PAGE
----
1 hour ago
Tuesday, May 08, 2012
I followed my usual routine, prepping for my race. I had a "normal" pre race dinner of me consisting of a lean grilled burger, veggies and sweet potato. Next morning ate my sweet potato and eggs for b'fast and downed a bottle of Extend (amino acids) and some Gatorade. My sleep, the week leading up to the race, was not that good. I have not been getting to bed on time and I have to admit I felt it a little. :(
I arrived to transition early, as in before they opened! They were letting athletes in, so that was good. I got setup, checked my ins and outs, found my training buddy, and headed to the boat.
The boat ride was fun with my tri-peeps, and before we knew it we heard the National Anthem and a flyover by the Coast Guard; then the pros and elites hit the water.
The water was choppy -- definitely more of a challenge than last year. I'm told there was a 1 knot cross current, making staying on course a challenge. I noted on the way out that the buoys were all kinds of crooked, and therefore determined I would have to sight well on the shoreline to swim straight in for the the shortest distance.
I had been having my recurring nightmare that someone would jump in on me from the boat, after I jumped in. The Friday before the race, I spent my time at Masters learning a life saving jump (Only pros and elites are allowed to dive off the boat). This type of jump minimizes plunging deeply underwater. On race day I was confident and I did it perfectly -- kept my goggles and all! Whooo! Though someone did jump in on my legs, but I was sort of on my way, so it wasn't a big, scary deal.
Started swimming and I just couldn't find a pattern to the swells for what seemed like the first 10 minutes. I kept taking in water each time I'd breathe. The current was a challenge, but I was staying strong, and and pretty straight! After the first 10 minutes and everyone now spread out, I finally relaxed and the swimming became easier. I was sighting well and pretty much at the top of the swells. Yay!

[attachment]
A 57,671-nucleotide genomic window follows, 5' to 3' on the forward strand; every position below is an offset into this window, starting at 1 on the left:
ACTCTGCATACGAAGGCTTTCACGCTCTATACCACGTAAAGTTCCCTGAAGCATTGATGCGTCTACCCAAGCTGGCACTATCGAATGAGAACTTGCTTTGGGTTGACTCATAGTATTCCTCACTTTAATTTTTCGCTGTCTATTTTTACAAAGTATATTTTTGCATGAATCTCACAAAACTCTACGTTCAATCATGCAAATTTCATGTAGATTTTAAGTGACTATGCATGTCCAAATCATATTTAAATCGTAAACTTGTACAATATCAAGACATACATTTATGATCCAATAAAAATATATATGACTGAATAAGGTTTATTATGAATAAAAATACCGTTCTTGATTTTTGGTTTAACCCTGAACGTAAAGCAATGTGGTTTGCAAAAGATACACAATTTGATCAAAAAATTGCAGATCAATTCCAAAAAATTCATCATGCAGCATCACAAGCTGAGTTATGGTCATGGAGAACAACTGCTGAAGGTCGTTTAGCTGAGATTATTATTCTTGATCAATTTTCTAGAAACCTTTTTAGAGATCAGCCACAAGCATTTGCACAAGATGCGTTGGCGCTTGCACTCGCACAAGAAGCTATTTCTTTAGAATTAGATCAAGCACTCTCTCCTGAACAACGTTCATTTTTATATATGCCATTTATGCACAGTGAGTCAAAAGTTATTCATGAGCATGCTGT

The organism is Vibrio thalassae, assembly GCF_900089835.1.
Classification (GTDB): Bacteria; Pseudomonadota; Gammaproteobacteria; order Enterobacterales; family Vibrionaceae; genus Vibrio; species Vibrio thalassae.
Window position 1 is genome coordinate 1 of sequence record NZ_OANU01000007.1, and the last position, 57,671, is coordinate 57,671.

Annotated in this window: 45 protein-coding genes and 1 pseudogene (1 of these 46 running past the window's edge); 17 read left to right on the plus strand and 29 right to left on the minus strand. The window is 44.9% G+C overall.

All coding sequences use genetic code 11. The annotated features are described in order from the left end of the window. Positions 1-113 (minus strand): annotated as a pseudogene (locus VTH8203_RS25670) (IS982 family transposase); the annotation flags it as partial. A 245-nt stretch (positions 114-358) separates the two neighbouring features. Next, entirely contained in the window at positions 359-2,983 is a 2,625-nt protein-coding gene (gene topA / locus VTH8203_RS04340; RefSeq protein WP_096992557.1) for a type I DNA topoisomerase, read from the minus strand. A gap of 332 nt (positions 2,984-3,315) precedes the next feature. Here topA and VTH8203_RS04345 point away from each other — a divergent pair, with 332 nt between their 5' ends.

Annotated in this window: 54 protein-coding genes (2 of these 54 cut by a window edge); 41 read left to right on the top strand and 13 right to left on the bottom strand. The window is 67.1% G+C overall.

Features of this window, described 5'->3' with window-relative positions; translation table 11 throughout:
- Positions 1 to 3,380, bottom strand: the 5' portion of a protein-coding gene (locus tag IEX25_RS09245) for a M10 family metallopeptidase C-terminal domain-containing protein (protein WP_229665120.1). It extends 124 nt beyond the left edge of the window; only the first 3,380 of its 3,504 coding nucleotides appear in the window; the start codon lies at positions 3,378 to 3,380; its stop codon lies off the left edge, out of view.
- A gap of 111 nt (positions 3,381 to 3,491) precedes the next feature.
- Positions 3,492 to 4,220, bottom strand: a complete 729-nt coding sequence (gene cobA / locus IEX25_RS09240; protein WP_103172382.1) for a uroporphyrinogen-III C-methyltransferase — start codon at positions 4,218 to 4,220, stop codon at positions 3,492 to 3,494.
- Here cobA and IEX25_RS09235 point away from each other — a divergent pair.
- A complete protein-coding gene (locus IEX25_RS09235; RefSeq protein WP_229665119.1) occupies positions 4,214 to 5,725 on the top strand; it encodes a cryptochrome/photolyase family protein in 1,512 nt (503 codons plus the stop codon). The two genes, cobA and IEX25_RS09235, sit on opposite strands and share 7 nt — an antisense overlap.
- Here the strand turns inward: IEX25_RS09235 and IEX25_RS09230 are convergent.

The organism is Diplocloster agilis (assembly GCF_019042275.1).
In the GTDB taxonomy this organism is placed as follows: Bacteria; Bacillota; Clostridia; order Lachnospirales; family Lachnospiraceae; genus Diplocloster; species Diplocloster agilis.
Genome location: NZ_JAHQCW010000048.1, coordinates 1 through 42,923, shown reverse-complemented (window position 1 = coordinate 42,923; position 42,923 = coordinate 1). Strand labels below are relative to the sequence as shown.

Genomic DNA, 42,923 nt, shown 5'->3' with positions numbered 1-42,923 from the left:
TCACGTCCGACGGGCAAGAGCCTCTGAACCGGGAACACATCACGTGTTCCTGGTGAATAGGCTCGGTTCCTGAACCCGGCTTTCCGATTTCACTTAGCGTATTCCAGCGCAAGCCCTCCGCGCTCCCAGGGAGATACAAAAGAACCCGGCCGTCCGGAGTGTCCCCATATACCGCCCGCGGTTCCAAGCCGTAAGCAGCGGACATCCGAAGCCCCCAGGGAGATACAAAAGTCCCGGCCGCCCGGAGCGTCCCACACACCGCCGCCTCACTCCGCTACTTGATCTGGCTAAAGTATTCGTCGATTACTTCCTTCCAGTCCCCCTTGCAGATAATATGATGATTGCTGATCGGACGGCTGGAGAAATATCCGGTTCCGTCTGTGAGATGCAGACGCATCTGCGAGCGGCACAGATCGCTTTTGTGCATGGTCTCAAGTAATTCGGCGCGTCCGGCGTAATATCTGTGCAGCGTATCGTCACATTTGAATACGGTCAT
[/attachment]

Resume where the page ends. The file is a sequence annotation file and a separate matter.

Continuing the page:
I made it out of the water in 37 minutes. Not a stellar swim, but last year I did a 35, and it wasn't near this challenging. So I'll take the 37 and be okay with that. Overall the swim was fun. I actually love this swim in this particular event. :)
I exited the water and my stomach felt horrible -- the rest of me was fine, so I just kept moving on. Dropped to my butt and had my wetsuit stripped. I headed into transition and headed out on the bike.
I knew I'd been jostled a bit in the water and took in a bunch. I was hoping my stomach would calm, but it was crampy the whole time. It made riding the first 12.5 miles into the headwind (gusting up to 25mph) even more awful. My plan was to ride high cadence, keep my heart rate in check because we knew there would be a headwind. On the way back, slow down my cadence a little, get into a good speed gear, keep my HR in check and enjoy the tail wind. On the way out I rode somewhere around 13-15 mph... at times 11mph!!! Descents that normally take me at speeds >25 mph, had me descending at 17mph! I was patient and kept to my plan. At the turnaround, I totally enjoyed riding 23-25 mph all the way back -- it made the ride out worth while for that piece of fun alone. Sure enough I was passing folks who burned their legs up on the way out. That coach of mine is pretty smart. :) Seriously though, the tail wind was so strong I was climbing overpasses at 18mph -- which I never do! LOL I hoped on the way back my stomach would settle some, not having to keep a high cadence, but it wasn't getting better -- in fact, I felt like a visit to the port-a-potty was in store. Bike time was 1:32 for a staggering average of 16.5. Blah. Tough Day, but I survived.
I dismounted my bike and started running to my rack. I immediately started puking -- there goes breakfast! I started dry heaving and probably should have called it right there, but my kiddo was working the aid station and I didn't want her to see me quit. I took a 6 minute transition and decided while today wasn't going to be the day my training progress would all come together, I could still go slow and steady and finish the race. I left transition and made it about 2 miles. I was dry heaving the entire time. Finally I was just down for the count. Medics came a took me; that was the end of my day.
Boo for me. Admittedly we already knew this race was compromised from my bone bruise.
So what did I do next? I went home and signed myself up for TriGirl supersprint on Mother's day. Yeah, it's not an Olympic distance, but it's not something I've ever done; just go hard as hell for under an hour. I need to move forward from the Kemah event and forget about it, just as quickly as I forget where I put my keys. :)
There's always next year.
PS: Boo to the professional photographers who took my picture in the med tent! Really?